MARSHALL v. Freddie Lee Brock, Defendant-Respondent.

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Supreme Court, Appellate Division, Fourth Department, New York.

D.F., by her Parent and Natural Guardian Heidi MARSHALL, and Heidi Marshall Individually, Plaintiffs-Respondents-Appellants, v. WEDGE MASCOT CORPORATION, Doing Business as South Wedge Car Company, Defendant-Appellant-Respondent, Freddie Lee Brock, Defendant-Respondent.

Decided: September 28, 2007

PRESENT:  SCUDDER, P.J., HURLBUTT, GORSKI, CENTRA, AND GREEN, JJ. Hiscock & Barclay, LLP, Rochester (Robert M. Shaddock of Counsel), for Defendant-Appellant-Respondent. Mark C. Donadio, Canandaigua, for Plaintiffs-Respondents-Appellants. Martin & Iati LLP, Rochester (Jennifer D. Richardson of Counsel), for Defendant-Respondent.

Plaintiff commenced this action to recover damages for injuries sustained by her daughter (hereafter, plaintiff) when a motor vehicle operated by defendant Freddie Lee Brock, III struck her while she was crossing the street.   The record establishes that Brock purchased the vehicle from defendant Wedge Mascot Corporation, doing business as South Wedge Car Company (Wedge), several months before the accident.

 Supreme Court properly denied the motion of Wedge seeking summary judgment dismissing the amended complaint against it but erred in denying plaintiffs' cross motion seeking partial summary judgment on liability against Wedge as the owner of the vehicle.  “Under New York law, a dealer who fails to comply with the statutory requirements regarding vehicle registration procedures, including the failure to verify insurance, is estopped from denying ownership of the vehicle and is fully liable to the plaintiff as if it were the ‘owner’ of the vehicle” (Brown v. Harper, 231 A.D.2d 483, 484, 647 N.Y.S.2d 245;  see Taylor v. Botnick Motor Corp., 146 A.D.2d 81, 84-85, 539 N.Y.S.2d 141).   Plaintiffs established that the license plates affixed by Brock to the vehicle when he purchased it from Wedge were removed from a vehicle that was neither registered to Brock nor insured in his name and, in any event, the insurance on that vehicle, issued to another individual, had lapsed.   Plaintiffs also established that Wedge issued a temporary registration to Brock without making any effort to ascertain whether the license plates were removed from a vehicle that “was duly registered, meaning that [Brock] could produce a valid registration and insurance card” (Allbright v. National Grange Mut. Ins. Co., 99 A.D.2d 651, 472 N.Y.S.2d 60).   Wedge failed to raise a triable issue of fact on the issue whether it may be vicariously liable to plaintiffs as the owner of the vehicle pursuant to Vehicle and Traffic Law § 388(1) based on Brock's alleged negligence.   We therefore modify the order accordingly.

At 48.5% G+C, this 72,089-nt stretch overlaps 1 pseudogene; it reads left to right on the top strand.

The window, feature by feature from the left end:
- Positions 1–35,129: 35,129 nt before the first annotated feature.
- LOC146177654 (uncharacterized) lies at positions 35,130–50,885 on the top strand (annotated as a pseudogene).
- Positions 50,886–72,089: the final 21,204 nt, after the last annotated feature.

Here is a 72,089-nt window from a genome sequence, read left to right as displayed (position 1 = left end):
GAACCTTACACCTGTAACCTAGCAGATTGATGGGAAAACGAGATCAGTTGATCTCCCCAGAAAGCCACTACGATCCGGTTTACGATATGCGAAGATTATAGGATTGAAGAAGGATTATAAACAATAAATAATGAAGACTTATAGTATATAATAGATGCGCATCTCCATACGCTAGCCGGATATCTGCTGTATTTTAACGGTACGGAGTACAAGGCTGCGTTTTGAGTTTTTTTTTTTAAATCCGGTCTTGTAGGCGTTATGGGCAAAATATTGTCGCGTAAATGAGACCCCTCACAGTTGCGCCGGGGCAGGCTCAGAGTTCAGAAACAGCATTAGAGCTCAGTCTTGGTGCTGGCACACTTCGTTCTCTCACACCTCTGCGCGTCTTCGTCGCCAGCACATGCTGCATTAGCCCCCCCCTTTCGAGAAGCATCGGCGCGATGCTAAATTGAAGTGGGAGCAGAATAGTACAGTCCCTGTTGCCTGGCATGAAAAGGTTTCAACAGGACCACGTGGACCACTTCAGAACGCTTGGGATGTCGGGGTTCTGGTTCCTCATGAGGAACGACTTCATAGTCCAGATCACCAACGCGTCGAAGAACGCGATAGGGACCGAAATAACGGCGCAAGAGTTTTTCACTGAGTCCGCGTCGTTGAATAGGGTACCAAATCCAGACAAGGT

The court properly denied plaintiffs' motion seeking partial summary judgment against Brock on the issue of negligence.   Plaintiffs' own submissions raise triable issues of fact whether plaintiff was comparatively negligent and whether Brock exercised due care to avoid striking her (see Dragunova v. Dondero, 305 A.D.2d 449, 758 N.Y.S.2d 819;  Garner v. Fox, 265 A.D.2d 525, 696 N.Y.S.2d 868;  see also Mandelovitz v. Rockofsky, 279 A.D.2d 557, 719 N.Y.S.2d 672).

It is hereby ORDERED that the order so appealed from be and the same hereby is unanimously modified on the law by granting the cross motion and as modified the order is affirmed without costs.